We make two kinds of cardboard puppets and masks: flat two dimensional ones (we call these Flatsos) and ones with more dimension. The latter kind often involves stapling bent cardboard or sticking on wads of newspaper with masking tape over the flat base of cardboard. We often paper maché over that. We doubt that we will have much time to do paper maché work during the workshop but we can show you how we make our glue so you can do the final work on your own.
Here's a list of materials we'll need:
CARDBOARD: Large pieces of single corrugated cardboard are best. We usually get these from a nearby furniture factory that uses very big boxes of corrugated cardboard to ship the furniture. You can also get big boxes from stores that sell big appliances such as refrigerators. and smaller ones from grocery stores. dumpsters, recycling centers.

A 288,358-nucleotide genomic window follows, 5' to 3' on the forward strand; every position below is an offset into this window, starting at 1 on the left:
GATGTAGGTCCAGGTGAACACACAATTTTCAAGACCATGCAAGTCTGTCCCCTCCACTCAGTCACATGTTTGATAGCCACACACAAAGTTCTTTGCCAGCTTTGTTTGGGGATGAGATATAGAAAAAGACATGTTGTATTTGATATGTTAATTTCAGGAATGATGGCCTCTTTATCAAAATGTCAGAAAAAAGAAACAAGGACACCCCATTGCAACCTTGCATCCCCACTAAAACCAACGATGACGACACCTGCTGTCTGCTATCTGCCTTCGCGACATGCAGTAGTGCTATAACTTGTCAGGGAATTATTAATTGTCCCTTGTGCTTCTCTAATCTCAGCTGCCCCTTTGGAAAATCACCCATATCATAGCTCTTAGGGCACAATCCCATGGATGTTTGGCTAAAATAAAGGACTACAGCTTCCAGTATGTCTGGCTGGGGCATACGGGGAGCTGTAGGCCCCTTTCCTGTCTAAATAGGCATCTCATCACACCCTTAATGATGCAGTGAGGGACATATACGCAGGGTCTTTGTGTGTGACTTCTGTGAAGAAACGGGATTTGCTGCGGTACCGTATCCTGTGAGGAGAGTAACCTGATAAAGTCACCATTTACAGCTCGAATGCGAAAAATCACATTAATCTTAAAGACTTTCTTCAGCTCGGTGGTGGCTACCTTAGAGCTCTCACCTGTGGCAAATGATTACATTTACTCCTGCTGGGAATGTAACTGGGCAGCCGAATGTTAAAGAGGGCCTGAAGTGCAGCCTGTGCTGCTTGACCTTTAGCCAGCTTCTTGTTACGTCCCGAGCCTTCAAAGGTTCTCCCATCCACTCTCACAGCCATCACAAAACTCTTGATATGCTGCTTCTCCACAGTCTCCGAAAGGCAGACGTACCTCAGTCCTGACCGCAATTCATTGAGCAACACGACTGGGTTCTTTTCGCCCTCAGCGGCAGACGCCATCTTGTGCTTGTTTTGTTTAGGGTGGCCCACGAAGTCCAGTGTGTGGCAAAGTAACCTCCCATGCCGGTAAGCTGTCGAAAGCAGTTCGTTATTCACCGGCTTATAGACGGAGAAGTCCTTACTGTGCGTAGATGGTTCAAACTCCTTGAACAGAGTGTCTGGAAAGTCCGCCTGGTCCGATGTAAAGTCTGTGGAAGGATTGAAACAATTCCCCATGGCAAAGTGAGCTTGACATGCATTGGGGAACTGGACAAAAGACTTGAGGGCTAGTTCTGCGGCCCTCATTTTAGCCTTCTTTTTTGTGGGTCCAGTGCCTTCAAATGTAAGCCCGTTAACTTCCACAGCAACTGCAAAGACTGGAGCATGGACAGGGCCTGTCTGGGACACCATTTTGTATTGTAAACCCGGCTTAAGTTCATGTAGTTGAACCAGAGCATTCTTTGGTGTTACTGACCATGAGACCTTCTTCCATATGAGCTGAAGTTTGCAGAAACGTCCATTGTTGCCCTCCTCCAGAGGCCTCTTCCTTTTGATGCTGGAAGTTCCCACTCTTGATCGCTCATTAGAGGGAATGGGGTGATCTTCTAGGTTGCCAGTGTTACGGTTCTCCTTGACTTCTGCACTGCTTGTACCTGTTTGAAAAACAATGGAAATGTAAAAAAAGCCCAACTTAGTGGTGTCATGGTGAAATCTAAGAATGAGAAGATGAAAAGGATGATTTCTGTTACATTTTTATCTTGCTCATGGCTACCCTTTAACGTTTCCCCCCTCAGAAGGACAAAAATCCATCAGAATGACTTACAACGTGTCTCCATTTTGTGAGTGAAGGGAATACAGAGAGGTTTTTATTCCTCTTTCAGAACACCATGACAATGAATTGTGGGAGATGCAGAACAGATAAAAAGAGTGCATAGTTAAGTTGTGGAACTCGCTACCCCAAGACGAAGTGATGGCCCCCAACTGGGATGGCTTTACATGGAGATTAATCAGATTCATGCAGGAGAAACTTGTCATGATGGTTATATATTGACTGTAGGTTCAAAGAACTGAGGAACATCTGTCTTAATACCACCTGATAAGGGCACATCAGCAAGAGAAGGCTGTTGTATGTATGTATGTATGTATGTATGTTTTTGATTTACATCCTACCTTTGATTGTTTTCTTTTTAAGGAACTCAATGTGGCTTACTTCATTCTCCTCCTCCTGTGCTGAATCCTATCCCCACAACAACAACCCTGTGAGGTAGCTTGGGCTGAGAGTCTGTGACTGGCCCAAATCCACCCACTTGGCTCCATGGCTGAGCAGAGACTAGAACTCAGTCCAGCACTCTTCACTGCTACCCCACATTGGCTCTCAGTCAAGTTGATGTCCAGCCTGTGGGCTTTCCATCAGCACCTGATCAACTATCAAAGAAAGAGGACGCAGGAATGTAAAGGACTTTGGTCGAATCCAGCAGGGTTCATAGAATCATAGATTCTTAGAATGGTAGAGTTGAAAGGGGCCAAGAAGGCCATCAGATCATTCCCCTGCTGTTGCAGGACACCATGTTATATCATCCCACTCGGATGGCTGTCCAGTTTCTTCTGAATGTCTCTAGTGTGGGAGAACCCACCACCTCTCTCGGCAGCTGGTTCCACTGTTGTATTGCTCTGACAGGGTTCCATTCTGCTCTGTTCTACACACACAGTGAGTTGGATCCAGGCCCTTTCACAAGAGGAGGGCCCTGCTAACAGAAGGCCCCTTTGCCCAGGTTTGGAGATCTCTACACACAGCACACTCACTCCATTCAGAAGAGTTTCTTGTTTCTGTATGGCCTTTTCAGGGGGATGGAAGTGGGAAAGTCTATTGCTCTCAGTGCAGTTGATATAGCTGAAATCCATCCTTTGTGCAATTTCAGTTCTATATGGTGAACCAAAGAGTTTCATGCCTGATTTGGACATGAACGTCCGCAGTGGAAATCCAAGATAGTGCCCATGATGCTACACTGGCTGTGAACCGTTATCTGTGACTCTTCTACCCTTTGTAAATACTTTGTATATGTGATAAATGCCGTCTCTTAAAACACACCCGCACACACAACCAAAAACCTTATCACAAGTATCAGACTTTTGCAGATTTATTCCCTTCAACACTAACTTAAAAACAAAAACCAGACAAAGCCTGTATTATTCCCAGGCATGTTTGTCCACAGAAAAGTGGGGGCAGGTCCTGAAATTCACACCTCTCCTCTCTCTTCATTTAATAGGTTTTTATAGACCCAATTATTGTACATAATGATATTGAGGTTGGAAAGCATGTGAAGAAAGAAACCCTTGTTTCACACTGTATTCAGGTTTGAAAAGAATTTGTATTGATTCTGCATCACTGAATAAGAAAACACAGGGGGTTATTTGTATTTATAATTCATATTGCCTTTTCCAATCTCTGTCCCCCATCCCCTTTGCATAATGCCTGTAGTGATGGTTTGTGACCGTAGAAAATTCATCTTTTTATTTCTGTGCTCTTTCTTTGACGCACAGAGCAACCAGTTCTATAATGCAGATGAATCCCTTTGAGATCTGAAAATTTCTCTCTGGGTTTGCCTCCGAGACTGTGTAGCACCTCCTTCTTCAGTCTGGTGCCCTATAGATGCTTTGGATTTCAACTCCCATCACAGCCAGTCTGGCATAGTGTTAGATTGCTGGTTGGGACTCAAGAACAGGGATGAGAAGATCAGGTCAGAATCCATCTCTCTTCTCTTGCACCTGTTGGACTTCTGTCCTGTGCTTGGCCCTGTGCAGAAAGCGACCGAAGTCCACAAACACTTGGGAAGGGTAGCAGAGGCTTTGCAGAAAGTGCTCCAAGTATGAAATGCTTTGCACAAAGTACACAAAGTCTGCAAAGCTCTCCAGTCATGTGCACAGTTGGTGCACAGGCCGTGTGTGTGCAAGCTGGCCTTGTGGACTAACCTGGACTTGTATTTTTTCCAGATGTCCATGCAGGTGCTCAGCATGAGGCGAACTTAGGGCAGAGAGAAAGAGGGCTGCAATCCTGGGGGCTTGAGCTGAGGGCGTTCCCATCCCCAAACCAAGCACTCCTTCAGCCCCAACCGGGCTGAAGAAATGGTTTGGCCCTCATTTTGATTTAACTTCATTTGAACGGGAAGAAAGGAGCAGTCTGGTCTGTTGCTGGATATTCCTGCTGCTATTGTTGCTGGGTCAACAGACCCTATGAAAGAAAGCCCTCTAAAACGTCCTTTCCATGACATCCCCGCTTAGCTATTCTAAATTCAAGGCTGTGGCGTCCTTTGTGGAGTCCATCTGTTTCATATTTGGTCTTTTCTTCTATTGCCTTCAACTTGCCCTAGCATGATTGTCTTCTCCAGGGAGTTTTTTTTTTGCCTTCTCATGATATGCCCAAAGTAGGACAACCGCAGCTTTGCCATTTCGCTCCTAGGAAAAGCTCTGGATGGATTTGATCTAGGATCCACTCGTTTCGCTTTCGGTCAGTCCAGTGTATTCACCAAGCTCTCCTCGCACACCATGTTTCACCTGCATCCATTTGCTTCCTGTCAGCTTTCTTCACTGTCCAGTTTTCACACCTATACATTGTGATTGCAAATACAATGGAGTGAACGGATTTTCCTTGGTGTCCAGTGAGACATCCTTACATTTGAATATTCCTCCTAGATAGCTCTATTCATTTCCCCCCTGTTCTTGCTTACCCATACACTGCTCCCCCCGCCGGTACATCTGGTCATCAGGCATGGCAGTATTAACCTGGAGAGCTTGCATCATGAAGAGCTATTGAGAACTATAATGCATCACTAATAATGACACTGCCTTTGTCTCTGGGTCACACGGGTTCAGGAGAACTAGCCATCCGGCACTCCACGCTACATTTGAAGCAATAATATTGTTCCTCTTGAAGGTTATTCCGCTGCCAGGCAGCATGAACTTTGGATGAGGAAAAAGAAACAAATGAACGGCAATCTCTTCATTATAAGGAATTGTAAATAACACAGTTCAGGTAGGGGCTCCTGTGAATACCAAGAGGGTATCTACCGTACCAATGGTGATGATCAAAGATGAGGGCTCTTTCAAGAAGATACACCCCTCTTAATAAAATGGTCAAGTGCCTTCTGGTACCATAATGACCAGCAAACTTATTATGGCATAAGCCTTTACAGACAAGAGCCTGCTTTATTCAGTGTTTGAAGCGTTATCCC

TOOLS TO USE WITH CARDBOARD: Utility knives with sharp blades (these are very important); lots of masking tape; Duct tape; hot glue gun and glue sticks; staple gun; staple pliers; wire; twine; rope or clothesline; scissors. Soda or beer bottle caps to use as washers - they help keep screws and nails from cutting through the cardboard.
STICKS AND POLES: We hear that you have a lot of bamboo down there. Bring some, length depending on how big you want something to be or how many arms and legs it should have. Very big pieces of cardboard tend to flop; a thin bamboo stick wired into a big mask will keep it rigid. It also gives you something to hold on to.